I think ideally children would be taught blending and segmenting sounds in oral-only activities in preschool, but if they are not, there isn’t time to do this when they start school, as they are already being introduced to letters, and I don’t think there is evidence to support the idea that phonemic awareness is a prerequisite for learning letters. Phonemic awareness and letter/spelling knowledge develop together in most kids if they get off to a good start, and aren’t encouraged to do unhelpful things like memorise and guess words, or focus on letter names not sounds. The research is clear that if you have a good synthetic/linguistic phonics program there is no need to delay the introduction of letters, unless you’re working with a learner who has developed a lot of unhelpful strategies. Then we often need to take them right back to the start and get them to actually think about sounds without having any letters in the room, which can trigger the unhelpful behaviours and anxiety. Once they can segment and blend spoken words, I think it’s important to bring letters in as soon as possible, as they make phonemic awareness meaningful.

      Reply
      1. Scott S

        “which can trigger the unhelpful behaviours and anxiety”

        My son is blessed with a speechie as a mum and a school psych as a dad 🙂 Yet we deal with these issues every time he has to read or write something due to the literacy approach his school uses (Soundwaves mixed in with whole language). Up until the first half of Prep he was progressing well, then his school ramped up the whole language and his anxiety increased to the point he refuses to read now. He finds it all so confusing and wants to please everyone, which means guessing words at school and decoding them at home. It’s prompted a number of meetings with the school (armed with lots of research) but they still insist on methods that are all show and no go.

        At least they dropped the extra reading intervention after we caught them out (they didn’t ask first). That earned them some extra reading on the ineffectiveness of using levelled readers as an assessment tool too.

        It’s tiring dealing with this as a parent and then having to have the same arguments professionally with all the schools we work in.

        Reply
        1. alison Post author

          Hi Scott, so sorry to hear you haven’t YET persuaded the school to adopt literacy-teaching methods that are more consistent with the science (always say ‘yet’, one day they will have to, but maybe too late for your son). He chose his parents well, anyway, and I’m sure the home team will be able to get him going, but wouldn’t it be great if kids like him were not set up to fail in the first place? Alison.

          Reply
    2. AJ

      Thanks very much for your elegant summation of my understanding of this area of literacy – which is new in my SP practice. I observed after screening 170 or so students last term that the majority could “name letters”, but a great many could not discriminate phonemes associated with graphemes, or isolate phonemes in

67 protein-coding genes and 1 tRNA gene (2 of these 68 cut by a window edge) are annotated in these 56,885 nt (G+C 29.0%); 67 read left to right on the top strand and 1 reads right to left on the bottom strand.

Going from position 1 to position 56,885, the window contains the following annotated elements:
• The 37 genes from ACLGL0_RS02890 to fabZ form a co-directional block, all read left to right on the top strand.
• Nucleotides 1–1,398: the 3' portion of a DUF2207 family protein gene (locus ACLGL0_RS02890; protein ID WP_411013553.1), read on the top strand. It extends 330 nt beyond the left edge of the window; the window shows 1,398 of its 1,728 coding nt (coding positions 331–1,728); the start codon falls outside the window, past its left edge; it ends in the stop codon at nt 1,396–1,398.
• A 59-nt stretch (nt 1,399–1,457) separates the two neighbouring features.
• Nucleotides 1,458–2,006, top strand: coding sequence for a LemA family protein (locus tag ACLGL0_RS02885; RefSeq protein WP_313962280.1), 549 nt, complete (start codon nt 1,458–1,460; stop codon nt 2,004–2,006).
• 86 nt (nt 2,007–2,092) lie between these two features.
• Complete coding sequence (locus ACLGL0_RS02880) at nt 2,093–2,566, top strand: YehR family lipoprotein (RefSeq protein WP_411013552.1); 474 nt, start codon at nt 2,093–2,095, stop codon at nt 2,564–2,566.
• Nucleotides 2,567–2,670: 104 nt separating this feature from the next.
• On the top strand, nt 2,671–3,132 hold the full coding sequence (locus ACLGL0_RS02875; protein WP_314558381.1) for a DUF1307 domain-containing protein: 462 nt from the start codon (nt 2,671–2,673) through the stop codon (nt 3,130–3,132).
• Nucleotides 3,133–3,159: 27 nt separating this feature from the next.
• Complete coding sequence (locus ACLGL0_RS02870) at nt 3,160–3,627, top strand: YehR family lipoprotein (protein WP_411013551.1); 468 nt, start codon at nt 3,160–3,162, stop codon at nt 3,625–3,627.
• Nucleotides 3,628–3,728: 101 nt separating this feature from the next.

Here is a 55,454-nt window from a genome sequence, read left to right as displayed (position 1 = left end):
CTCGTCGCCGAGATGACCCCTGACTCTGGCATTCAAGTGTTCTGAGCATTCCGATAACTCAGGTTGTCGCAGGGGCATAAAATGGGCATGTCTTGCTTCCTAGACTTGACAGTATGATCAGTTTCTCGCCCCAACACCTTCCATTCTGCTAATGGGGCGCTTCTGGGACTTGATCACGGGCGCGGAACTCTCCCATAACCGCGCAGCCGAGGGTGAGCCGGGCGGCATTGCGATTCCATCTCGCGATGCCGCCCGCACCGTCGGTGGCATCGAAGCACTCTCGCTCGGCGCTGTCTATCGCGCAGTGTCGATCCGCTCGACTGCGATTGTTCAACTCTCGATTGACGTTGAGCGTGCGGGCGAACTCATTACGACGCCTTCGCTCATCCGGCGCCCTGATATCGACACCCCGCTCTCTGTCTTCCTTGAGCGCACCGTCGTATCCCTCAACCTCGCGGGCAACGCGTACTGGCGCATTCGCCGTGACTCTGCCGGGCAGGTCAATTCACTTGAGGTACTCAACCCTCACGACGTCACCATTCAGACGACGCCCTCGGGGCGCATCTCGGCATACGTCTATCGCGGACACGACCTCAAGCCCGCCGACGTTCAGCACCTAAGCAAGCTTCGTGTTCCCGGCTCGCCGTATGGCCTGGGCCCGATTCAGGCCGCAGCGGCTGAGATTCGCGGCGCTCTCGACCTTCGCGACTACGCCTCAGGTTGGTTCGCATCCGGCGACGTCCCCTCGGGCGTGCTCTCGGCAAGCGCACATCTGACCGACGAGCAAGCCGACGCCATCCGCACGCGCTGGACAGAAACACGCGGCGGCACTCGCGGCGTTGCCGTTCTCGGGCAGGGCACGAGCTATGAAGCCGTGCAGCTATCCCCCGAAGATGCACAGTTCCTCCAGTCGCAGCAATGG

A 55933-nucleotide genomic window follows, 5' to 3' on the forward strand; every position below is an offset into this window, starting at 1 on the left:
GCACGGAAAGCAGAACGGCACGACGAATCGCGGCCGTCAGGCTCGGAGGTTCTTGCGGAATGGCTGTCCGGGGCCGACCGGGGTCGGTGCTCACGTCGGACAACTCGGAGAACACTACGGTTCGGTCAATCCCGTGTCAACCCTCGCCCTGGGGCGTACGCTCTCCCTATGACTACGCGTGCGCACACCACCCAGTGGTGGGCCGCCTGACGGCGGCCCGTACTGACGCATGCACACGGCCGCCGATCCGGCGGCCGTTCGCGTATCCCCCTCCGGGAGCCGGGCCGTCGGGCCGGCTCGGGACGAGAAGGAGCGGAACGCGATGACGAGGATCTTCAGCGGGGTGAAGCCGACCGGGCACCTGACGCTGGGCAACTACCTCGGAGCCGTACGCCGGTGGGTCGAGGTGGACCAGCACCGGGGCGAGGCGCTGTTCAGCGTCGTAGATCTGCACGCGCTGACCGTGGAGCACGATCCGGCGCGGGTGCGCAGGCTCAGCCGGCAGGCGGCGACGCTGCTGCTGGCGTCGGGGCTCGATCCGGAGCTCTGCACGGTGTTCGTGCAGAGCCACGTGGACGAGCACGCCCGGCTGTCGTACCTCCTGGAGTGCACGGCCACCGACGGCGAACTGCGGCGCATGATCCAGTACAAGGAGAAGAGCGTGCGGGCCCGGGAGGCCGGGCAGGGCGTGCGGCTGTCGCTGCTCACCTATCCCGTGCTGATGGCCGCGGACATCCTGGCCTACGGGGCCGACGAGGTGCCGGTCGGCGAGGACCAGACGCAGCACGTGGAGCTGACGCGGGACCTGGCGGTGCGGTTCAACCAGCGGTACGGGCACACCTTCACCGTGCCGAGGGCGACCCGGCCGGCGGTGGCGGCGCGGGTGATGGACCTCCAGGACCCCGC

spoken words. I’m still grappling with the significance of this in terms of their ability to blend, segment, decode and “spell sounds”.

      Reply
  4. Ellie Hallett

    This is certainly a thought-provoking and valuable topic. There are many variables to consider, and if one is missing, life can be difficult. I am a strong advocate for oracy before letters, my reasons gathered from both personal and professional experience.
    I have listed just a few …
    How much interactive face-to-face conversation happens at home and at school so that every child has a direct line of sight to the parent’s/teacher’s face? Is the everyday speech heard by the child clear, articulate, expressive, friendly and unrushed? Has the child’s hearing been checked? Are the three Vs in place before letters are introduced: visualisation, vocabulary and verbalisation? Does the child feel sufficiently loved and safe at home and at school to be able to speak without fear? Do the adults in the child’s life listen and respond to what the child wants to say by noticing and reading their facial expressions when the words to do so are not yet known?

    Reply
  5. John Walker

    Well said, Alison! Absolutely on point as always
    One thing children in Reception/Kindy/Pre-Prep always enjoy as a warmer is when I start my phonics lesson by asking the children to listen for the name of someone in class when I say the sounds in that name. Obviously, it helps to get this going by choosing names with as few sounds as possible and preferably with a simple CVC structure but almost all children quickly get the idea and become increasingly adept. It can also be easily adapted to something like your iSpy game.
    I do also like very much the point you’ve made about the difference in effect sizes between using letters and not using letters. Not using letters is not entirely without merit but all the research points to the fact that linking letters to sounds is much more effective, despite what some teachers say anecdotally.
    keep up the great work!
    Best, John

    Reply

Leave a Reply

Your email address will not be published.